The use of a Python-like language for XML is not a new idea, admittedly, but I believe the stylesheet-like MV language for describing parsing is novel. As well as the obvious commands for creating elements, attribute nodes, text and CDATA nodes, this MV language has a number of other interesting features, but a full discussion of these would take us too far off-track here.

Information is passed from one mode to another via parameters, variables that hold unicode strings as values, and these enable the MV files to be modularised. A typical MV file is a minimal driver that includes a number of modules, and by a mechanism of hooks using parameters, a new module hooks into an existing module, so several different modules may be chosen by the user to select a particular format. For example, the main HTML module extends the standard XML module provided, and other modules are provided for providing extra convenience and functionality for authoring HTML files, such as section-numbering, recursive subsections and titles, and extended system for hyper-references, a system for presenting theorems and proofs, in HTML, the Dublin-Core metadata, and of course a number of MathML modules. (All of this is mapped by GLOSS in a uniform and consistent way to to standards-compliant XHTML.) There is also a GLOSS module for writing further modules making writing further modules much more straightforward.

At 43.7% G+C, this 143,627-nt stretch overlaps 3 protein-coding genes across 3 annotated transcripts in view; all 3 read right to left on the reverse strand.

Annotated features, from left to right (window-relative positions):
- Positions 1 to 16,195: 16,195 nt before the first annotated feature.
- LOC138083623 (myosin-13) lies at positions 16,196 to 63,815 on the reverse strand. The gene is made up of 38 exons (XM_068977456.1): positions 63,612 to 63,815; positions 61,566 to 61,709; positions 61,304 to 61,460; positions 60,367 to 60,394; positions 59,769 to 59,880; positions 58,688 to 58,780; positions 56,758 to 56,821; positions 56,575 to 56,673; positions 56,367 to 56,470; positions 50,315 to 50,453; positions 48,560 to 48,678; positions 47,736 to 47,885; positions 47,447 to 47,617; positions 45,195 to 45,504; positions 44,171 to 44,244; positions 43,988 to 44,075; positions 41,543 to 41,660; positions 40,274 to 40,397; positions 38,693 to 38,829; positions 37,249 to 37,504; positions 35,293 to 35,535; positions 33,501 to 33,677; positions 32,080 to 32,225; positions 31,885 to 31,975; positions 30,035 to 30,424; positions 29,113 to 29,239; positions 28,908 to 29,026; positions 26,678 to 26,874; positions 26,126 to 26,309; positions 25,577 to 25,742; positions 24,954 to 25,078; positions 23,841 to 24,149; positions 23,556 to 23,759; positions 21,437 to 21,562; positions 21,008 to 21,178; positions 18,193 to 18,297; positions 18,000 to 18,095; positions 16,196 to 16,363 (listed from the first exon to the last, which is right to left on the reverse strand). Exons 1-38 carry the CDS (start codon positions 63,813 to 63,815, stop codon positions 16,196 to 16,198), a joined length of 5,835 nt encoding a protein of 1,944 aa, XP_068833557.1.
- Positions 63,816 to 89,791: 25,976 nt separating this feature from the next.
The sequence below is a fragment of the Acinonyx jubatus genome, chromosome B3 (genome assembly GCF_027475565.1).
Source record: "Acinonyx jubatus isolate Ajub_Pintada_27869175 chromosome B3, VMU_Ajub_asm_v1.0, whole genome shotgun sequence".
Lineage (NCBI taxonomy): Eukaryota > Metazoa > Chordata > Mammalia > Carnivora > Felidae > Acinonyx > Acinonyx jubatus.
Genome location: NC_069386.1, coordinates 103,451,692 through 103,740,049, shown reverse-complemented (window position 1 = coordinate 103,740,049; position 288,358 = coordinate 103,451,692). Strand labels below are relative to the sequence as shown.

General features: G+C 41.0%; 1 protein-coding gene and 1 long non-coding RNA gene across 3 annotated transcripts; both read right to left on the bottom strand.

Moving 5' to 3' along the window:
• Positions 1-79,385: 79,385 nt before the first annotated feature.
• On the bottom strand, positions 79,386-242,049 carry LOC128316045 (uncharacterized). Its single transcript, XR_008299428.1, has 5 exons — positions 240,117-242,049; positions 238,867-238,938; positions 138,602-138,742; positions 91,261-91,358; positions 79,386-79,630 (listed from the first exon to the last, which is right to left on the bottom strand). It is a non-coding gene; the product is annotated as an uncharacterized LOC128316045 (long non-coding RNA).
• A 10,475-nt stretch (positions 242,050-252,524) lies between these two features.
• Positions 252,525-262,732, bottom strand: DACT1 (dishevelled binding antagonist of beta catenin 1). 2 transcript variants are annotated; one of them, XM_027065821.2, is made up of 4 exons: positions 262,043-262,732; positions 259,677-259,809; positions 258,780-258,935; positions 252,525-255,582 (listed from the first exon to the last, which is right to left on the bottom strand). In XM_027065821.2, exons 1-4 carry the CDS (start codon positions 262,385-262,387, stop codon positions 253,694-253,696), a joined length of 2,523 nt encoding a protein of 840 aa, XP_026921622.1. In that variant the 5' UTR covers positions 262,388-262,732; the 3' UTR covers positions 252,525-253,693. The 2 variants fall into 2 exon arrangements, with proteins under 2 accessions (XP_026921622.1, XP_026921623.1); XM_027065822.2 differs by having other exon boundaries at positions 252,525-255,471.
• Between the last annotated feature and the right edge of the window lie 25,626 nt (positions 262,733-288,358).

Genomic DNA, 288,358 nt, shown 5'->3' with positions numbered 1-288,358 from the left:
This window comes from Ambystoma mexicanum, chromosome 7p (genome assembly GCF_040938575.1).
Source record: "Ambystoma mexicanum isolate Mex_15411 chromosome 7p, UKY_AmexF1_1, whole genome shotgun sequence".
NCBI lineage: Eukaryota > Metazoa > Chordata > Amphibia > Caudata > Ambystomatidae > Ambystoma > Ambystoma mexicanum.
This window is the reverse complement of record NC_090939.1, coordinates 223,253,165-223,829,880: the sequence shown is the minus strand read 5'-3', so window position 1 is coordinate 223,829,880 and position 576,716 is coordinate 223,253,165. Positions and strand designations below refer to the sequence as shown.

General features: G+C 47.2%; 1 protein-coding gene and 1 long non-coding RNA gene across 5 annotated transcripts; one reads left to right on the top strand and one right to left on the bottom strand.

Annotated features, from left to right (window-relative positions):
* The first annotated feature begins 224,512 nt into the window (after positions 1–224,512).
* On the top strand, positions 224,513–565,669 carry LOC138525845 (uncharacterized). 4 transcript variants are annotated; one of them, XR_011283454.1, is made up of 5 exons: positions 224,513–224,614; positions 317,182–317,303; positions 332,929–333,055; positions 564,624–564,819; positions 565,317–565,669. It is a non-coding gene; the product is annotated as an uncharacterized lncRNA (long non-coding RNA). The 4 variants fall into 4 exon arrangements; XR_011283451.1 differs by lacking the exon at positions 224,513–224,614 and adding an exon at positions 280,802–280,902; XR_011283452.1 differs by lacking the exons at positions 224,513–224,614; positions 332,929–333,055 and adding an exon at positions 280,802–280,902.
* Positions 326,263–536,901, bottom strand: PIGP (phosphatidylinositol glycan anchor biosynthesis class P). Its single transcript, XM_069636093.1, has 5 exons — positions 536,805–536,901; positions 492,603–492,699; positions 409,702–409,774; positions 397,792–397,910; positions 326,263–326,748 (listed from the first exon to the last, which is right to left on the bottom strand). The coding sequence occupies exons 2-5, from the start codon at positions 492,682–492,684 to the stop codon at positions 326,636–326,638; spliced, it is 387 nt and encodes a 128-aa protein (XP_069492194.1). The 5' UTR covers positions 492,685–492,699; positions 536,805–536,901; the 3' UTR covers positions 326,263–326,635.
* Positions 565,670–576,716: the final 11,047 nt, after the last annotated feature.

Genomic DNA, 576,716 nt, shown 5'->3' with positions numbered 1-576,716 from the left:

GLOSS parses input text and produces an output XML document. This document initially exists in computer memory but is usually printed out to a file in the usual XML format for saving and later use. The document can then be transformed, using XSLT for example, either from the on-memory copy or on re-reading from disk file. A number of XML features, such as entity and character references, document type identifiers, DTDs and even the internal DTD subset are often important for subsequent applications but cannot be expressed in the usual XML infoset [XMLinfo]. Moreover for aesthetic considerations the user may wish to have further control over the final appearance of the XML document, and these are not normally expressible using the usual DOM tools [DOM]. GLOSS solves these problems in a flexible and standards-compliant way by using an internal representation of a XML document with additional mark-up for the various elements of XML and how it should be printed in the fanal version, written in XML itself. This xml representation document type and its DTD could be useful for other XML applications, such as an XML editor, in its own right.